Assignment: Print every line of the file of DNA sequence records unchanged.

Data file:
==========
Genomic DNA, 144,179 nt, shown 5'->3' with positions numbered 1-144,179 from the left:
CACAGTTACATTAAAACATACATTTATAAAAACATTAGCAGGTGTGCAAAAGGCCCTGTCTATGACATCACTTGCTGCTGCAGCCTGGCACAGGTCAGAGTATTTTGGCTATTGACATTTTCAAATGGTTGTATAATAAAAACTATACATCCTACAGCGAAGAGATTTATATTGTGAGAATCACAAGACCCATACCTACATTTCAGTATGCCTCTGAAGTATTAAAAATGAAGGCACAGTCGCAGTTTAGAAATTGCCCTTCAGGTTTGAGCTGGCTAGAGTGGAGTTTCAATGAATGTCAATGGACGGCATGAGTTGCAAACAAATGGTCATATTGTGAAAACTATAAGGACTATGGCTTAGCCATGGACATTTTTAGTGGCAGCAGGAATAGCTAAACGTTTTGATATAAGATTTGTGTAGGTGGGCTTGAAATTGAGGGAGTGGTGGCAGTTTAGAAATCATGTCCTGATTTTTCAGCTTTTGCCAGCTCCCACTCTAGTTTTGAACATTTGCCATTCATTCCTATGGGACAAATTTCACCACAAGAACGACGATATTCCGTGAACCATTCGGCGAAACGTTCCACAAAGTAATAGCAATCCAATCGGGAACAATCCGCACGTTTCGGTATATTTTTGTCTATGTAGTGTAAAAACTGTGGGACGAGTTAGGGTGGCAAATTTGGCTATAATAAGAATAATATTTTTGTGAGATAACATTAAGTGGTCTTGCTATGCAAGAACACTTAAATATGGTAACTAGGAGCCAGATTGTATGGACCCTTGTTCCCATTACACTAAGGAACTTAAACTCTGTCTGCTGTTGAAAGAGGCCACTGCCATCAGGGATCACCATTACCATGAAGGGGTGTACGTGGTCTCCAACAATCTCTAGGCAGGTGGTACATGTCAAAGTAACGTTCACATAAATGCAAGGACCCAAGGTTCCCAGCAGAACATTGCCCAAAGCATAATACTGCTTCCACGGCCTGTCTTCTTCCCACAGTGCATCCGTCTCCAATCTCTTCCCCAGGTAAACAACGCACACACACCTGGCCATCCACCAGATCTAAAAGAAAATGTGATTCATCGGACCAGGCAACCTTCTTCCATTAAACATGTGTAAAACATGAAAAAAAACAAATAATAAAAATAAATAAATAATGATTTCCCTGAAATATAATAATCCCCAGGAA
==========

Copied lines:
Genomic DNA, 144,179 nt, shown 5'->3' with positions numbered 1-144,179 from the left:
CACAGTTACATTAAAACATACATTTATAAAAACATTAGCAGGTGTGCAAAAGGCCCTGTCTATGACATCACTTGCTGCTGCAGCCTGGCACAGGTCAGAGTATTTTGGCTATTGACATTTTCAAATGGTTGTATAATAAAAACTATACATCCTACAGCGAAGAGATTTATATTGTGAGAATCACAAGACCCATACCTACATTTCAGTATGCCTCTGAAGTATTAAAAATGAAGGCACAGTCGCAGTTTAGAAATTGCCCTTCAGGTTTGAGCTGGCTAGAGTGGAGTTTCAATGAATGTCAATGGACGGCATGAGTTGCAAACAAATGGTCATATTGTGAAAACTATAAGGACTATGGCTTAGCCATGGACATTTTTAGTGGCAGCAGGAATAGCTAAACGTTTTGATATAAGATTTGTGTAGGTGGGCTTGAAATTGAGGGAGTGGTGGCAGTTTAGAAATCATGTCCTGATTTTTCAGCTTTTGCCAGCTCCCACTCTAGTTTTGAACATTTGCCATTCATTCCTATGGGACAAATTTCACCACAAGAACGACGATATTCCGTGAACCATTCGGCGAAACGTTCCACAAAGTAATAGCAATCCAATCGGGAACAATCCGCACGTTTCGGTATATTTTTGTCTATGTAGTGTAAAAACTGTGGGACGAGTTAGGGTGGCAAATTTGGCTATAATAAGAATAATATTTTTGTGAGATAACATTAAGTGGTCTTGCTATGCAAGAACACTTAAATATGGTAACTAGGAGCCAGATTGTATGGACCCTTGTTCCCATTACACTAAGGAACTTAAACTCTGTCTGCTGTTGAAAGAGGCCACTGCCATCAGGGATCACCATTACCATGAAGGGGTGTACGTGGTCTCCAACAATCTCTAGGCAGGTGGTACATGTCAAAGTAACGTTCACATAAATGCAAGGACCCAAGGTTCCCAGCAGAACATTGCCCAAAGCATAATACTGCTTCCACGGCCTGTCTTCTTCCCACAGTGCATCCGTCTCCAATCTCTTCCCCAGGTAAACAACGCACACACACCTGGCCATCCACCAGATCTAAAAGAAAATGTGATTCATCGGACCAGGCAACCTTCTTCCATTAAACATGTGTAAAACATGAAAAAAAACAAATAATAAAAATAAATAAATAATGATTTCCCTGAAATATAATAATCCCCAGGAA